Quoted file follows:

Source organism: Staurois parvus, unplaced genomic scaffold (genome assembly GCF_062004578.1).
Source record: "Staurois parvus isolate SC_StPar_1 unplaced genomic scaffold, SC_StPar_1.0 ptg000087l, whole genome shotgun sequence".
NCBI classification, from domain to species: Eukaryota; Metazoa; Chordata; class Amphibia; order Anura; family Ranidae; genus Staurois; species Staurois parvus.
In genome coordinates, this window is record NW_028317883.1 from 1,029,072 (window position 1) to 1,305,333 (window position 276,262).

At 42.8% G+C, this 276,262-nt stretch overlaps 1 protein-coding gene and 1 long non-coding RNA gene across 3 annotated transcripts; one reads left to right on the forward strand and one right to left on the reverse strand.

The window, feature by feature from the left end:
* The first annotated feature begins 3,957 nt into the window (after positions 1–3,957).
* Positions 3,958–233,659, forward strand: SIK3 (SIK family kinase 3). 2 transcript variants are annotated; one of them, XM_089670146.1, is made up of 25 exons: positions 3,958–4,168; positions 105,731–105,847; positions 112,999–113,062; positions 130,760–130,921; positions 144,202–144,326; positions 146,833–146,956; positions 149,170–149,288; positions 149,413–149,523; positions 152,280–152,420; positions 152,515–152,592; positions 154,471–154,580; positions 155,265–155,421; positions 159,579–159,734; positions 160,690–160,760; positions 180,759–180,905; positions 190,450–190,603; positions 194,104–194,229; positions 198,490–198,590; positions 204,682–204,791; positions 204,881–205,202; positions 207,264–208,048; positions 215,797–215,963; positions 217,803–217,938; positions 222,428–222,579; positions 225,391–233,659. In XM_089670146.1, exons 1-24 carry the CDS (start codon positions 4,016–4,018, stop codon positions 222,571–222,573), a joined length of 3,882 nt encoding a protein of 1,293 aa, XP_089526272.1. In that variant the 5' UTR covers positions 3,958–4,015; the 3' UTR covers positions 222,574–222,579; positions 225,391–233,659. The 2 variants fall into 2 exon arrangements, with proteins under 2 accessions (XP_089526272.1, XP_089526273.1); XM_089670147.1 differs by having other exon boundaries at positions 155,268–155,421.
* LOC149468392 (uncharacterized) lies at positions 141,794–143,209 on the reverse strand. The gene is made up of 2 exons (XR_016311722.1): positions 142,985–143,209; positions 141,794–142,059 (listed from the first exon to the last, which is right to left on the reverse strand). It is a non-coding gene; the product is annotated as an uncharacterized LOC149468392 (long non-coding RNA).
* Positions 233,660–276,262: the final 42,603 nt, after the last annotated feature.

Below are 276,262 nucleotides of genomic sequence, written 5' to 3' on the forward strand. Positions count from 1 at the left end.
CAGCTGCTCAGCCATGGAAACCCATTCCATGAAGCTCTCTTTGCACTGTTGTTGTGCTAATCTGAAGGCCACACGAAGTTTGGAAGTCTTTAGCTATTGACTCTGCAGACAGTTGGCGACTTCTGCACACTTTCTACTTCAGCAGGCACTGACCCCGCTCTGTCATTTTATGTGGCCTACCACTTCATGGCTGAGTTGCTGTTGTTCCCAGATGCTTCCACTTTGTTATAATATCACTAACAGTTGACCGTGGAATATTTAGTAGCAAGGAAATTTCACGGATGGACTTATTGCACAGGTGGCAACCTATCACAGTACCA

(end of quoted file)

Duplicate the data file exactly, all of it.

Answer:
Source organism: Staurois parvus, unplaced genomic scaffold (genome assembly GCF_062004578.1).
Source record: "Staurois parvus isolate SC_StPar_1 unplaced genomic scaffold, SC_StPar_1.0 ptg000087l, whole genome shotgun sequence".
NCBI classification, from domain to species: Eukaryota; Metazoa; Chordata; class Amphibia; order Anura; family Ranidae; genus Staurois; species Staurois parvus.
In genome coordinates, this window is record NW_028317883.1 from 1,029,072 (window position 1) to 1,305,333 (window position 276,262).

At 42.8% G+C, this 276,262-nt stretch overlaps 1 protein-coding gene and 1 long non-coding RNA gene across 3 annotated transcripts; one reads left to right on the forward strand and one right to left on the reverse strand.

The window, feature by feature from the left end:
* The first annotated feature begins 3,957 nt into the window (after positions 1–3,957).
* Positions 3,958–233,659, forward strand: SIK3 (SIK family kinase 3). 2 transcript variants are annotated; one of them, XM_089670146.1, is made up of 25 exons: positions 3,958–4,168; positions 105,731–105,847; positions 112,999–113,062; positions 130,760–130,921; positions 144,202–144,326; positions 146,833–146,956; positions 149,170–149,288; positions 149,413–149,523; positions 152,280–152,420; positions 152,515–152,592; positions 154,471–154,580; positions 155,265–155,421; positions 159,579–159,734; positions 160,690–160,760; positions 180,759–180,905; positions 190,450–190,603; positions 194,104–194,229; positions 198,490–198,590; positions 204,682–204,791; positions 204,881–205,202; positions 207,264–208,048; positions 215,797–215,963; positions 217,803–217,938; positions 222,428–222,579; positions 225,391–233,659. In XM_089670146.1, exons 1-24 carry the CDS (start codon positions 4,016–4,018, stop codon positions 222,571–222,573), a joined length of 3,882 nt encoding a protein of 1,293 aa, XP_089526272.1. In that variant the 5' UTR covers positions 3,958–4,015; the 3' UTR covers positions 222,574–222,579; positions 225,391–233,659. The 2 variants fall into 2 exon arrangements, with proteins under 2 accessions (XP_089526272.1, XP_089526273.1); XM_089670147.1 differs by having other exon boundaries at positions 155,268–155,421.
* LOC149468392 (uncharacterized) lies at positions 141,794–143,209 on the reverse strand. The gene is made up of 2 exons (XR_016311722.1): positions 142,985–143,209; positions 141,794–142,059 (listed from the first exon to the last, which is right to left on the reverse strand). It is a non-coding gene; the product is annotated as an uncharacterized LOC149468392 (long non-coding RNA).
* Positions 233,660–276,262: the final 42,603 nt, after the last annotated feature.

Below are 276,262 nucleotides of genomic sequence, written 5' to 3' on the forward strand. Positions count from 1 at the left end.
CAGCTGCTCAGCCATGGAAACCCATTCCATGAAGCTCTCTTTGCACTGTTGTTGTGCTAATCTGAAGGCCACACGAAGTTTGGAAGTCTTTAGCTATTGACTCTGCAGACAGTTGGCGACTTCTGCACACTTTCTACTTCAGCAGGCACTGACCCCGCTCTGTCATTTTATGTGGCCTACCACTTCATGGCTGAGTTGCTGTTGTTCCCAGATGCTTCCACTTTGTTATAATATCACTAACAGTTGACCGTGGAATATTTAGTAGCAAGGAAATTTCACGGATGGACTTATTGCACAGGTGGCAACCTATCACAGTACCA